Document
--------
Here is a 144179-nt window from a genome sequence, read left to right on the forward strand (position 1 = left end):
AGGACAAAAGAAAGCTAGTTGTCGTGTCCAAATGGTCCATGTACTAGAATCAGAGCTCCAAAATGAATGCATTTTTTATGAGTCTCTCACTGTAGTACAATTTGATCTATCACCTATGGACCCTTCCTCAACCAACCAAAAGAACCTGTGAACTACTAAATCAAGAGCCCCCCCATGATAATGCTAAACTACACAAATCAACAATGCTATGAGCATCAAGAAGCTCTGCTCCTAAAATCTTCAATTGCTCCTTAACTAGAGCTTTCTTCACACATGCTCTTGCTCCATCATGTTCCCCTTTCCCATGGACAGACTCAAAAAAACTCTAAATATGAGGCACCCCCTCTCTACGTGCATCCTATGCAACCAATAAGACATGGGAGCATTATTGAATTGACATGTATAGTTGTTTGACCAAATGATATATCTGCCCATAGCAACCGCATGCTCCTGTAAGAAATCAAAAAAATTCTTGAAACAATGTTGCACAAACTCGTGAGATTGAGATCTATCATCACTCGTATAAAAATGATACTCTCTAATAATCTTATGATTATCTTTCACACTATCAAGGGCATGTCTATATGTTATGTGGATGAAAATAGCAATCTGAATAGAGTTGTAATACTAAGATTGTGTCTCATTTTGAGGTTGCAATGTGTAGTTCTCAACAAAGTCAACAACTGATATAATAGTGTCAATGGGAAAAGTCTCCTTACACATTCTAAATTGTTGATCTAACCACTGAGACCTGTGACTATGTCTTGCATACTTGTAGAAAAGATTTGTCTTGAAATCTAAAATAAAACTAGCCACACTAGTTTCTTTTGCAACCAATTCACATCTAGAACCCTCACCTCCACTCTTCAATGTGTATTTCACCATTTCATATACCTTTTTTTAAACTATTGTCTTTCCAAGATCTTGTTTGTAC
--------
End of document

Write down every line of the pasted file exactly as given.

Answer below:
Here is a 144179-nt window from a genome sequence, read left to right on the forward strand (position 1 = left end):
AGGACAAAAGAAAGCTAGTTGTCGTGTCCAAATGGTCCATGTACTAGAATCAGAGCTCCAAAATGAATGCATTTTTTATGAGTCTCTCACTGTAGTACAATTTGATCTATCACCTATGGACCCTTCCTCAACCAACCAAAAGAACCTGTGAACTACTAAATCAAGAGCCCCCCCATGATAATGCTAAACTACACAAATCAACAATGCTATGAGCATCAAGAAGCTCTGCTCCTAAAATCTTCAATTGCTCCTTAACTAGAGCTTTCTTCACACATGCTCTTGCTCCATCATGTTCCCCTTTCCCATGGACAGACTCAAAAAAACTCTAAATATGAGGCACCCCCTCTCTACGTGCATCCTATGCAACCAATAAGACATGGGAGCATTATTGAATTGACATGTATAGTTGTTTGACCAAATGATATATCTGCCCATAGCAACCGCATGCTCCTGTAAGAAATCAAAAAAATTCTTGAAACAATGTTGCACAAACTCGTGAGATTGAGATCTATCATCACTCGTATAAAAATGATACTCTCTAATAATCTTATGATTATCTTTCACACTATCAAGGGCATGTCTATATGTTATGTGGATGAAAATAGCAATCTGAATAGAGTTGTAATACTAAGATTGTGTCTCATTTTGAGGTTGCAATGTGTAGTTCTCAACAAAGTCAACAACTGATATAATAGTGTCAATGGGAAAAGTCTCCTTACACATTCTAAATTGTTGATCTAACCACTGAGACCTGTGACTATGTCTTGCATACTTGTAGAAAAGATTTGTCTTGAAATCTAAAATAAAACTAGCCACACTAGTTTCTTTTGCAACCAATTCACATCTAGAACCCTCACCTCCACTCTTCAATGTGTATTTCACCATTTCATATACCTTTTTTTAAACTATTGTCTTTCCAAGATCTTGTTTGTAC